George C. Marshall: Statesman 1945-1959, by Forrest C. Pogue. New York: Viking Penguin. 603 pp. $29.95. IT is not enough to say that George Catlett Marshall was born to greatness, although so many factors - his family's prerevolutionary roots, his distant relationship to United States Chief Justice John Marshall, his commanding military presence - pointed in that direction.
There was more, far more, depth to the man - ultimately ensuring a position of preeminence in American political and military history. Biographer Forrest C. Pogue refers to Marshall's profound sense of public service; his global view of military/political affairs; his genuine concern about the individual men and women who made up the nation's armed services.
Forrest Pogue has written a grand book about a grand person, the concluding volume in an authorized four-part biography that will likely be the definitive study of Marshall. This is history at its very best.
To present-day Americans, many of whom have come of age since Marshall's passing in 1959, the former general is vaguely remembered for the economic recovery program bearing his name that helped rebuild war-torn Europe. The Marshall Plan, announced by then-Secretary of State Marshall in a Harvard University commencement address June 5, 1947, was extraordinarily creative. The United States ultimately gave more than $12 billion to rebuild Europe. Pogue shows that the plan was not Marshall's alone: Dean Acheson, Marshall's deputy secretary of state, played a major role, as did others, including George Kennan, Charles P. Bohlen, and William L. Clayton. But Marshall was the key, winning support because of his enormous credibility.
Indeed, what is so ironic about the Marshall Plan is precisely its origin - that it came in large measure from a man who had been US Army chief of staff during World War II. Marshall, who graduated from Virginia Military Institute at the turn of the century, loved the military. He did not, as Pogue shows, coddle his troops. Yet, he was never a blood-and-thunder commander who overlooked war's consequences. He could tap flamboyant generals - Douglas MacArthur and George S. Patton, for example - but he preferred more genial, quiet generals, like Dwight D. Eisenhower. During the war, he would have frequent casualty charts prepared for President Roosevelt - in bright colors - so that FDR would never forget the terrible impact of the war in human terms. Nor was Marshall as militarily distant as his pictures could sometimes suggest. Essentially a private person, he nonetheless relished a good joke and loved gardening - once, to the discomfort of his associates, inadvertently leaving baskets of fish heads for his garden in his car in the State Department garage over a weekend.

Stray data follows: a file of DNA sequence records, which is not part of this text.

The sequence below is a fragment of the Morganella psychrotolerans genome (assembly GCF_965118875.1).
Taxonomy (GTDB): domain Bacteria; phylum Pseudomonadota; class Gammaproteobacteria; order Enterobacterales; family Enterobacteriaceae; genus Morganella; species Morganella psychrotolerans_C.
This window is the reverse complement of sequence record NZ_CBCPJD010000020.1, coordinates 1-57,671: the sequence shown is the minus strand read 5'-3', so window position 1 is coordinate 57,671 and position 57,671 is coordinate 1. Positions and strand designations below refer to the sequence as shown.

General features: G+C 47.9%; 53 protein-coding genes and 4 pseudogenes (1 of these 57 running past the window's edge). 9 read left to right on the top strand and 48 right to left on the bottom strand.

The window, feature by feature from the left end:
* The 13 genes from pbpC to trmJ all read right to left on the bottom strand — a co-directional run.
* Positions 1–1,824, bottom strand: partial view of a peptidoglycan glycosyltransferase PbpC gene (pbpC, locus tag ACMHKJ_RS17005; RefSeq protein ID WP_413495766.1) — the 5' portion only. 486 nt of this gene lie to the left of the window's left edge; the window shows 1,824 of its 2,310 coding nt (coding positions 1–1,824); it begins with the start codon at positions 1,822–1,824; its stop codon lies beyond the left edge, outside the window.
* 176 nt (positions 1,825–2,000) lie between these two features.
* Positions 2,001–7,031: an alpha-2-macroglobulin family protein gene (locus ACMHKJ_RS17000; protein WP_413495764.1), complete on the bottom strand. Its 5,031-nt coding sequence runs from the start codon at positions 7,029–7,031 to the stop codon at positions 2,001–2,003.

As America's foremost military strategist during the war, Marshall had proved himself a global thinker. So it was not surprising that President Truman selected him as special ambassador to China after the war, secretary of state in the late 1940s, and, finally, secretary of defense during the Korean war - no retirement for this man! During his final tour of service, at the Defense Department, Marshall - though cautious at first - subsequently supported Truman's decision to remove MacArthur from the Korean war command, thus upholding the principle of civilian control over the military in a democratic society. Little wonder, given Marshall's eventual career as military leader, global strategist, and diplomat, that Eisenhower, in his diary entry of Nov. 6, 1950, could write that Marshall was ``the best public servant of the lot.''
Pogue's account is written in an understated, somewhat dry style. Yet, that approach underscores the reticent Marshall's achievements. Is today's American military - let alone civilian - sector turning out leaders with the vision of Marshall? A few generals have fulfilled a diplomatic/military role in recent years - Maxwell Taylor and Alexander M. Haig, to name two. Yet, Marshall's sense of selfless public service is unique, more like that of Robert E. Lee or George Washington. One cannot imagine, for example, the petty machinations of Oliver North taking place under the no-nonsense gaze of the individual who, more than anyone, gave the world the Marshall Plan.
Guy Halverson is an editorial writer for the Monitor.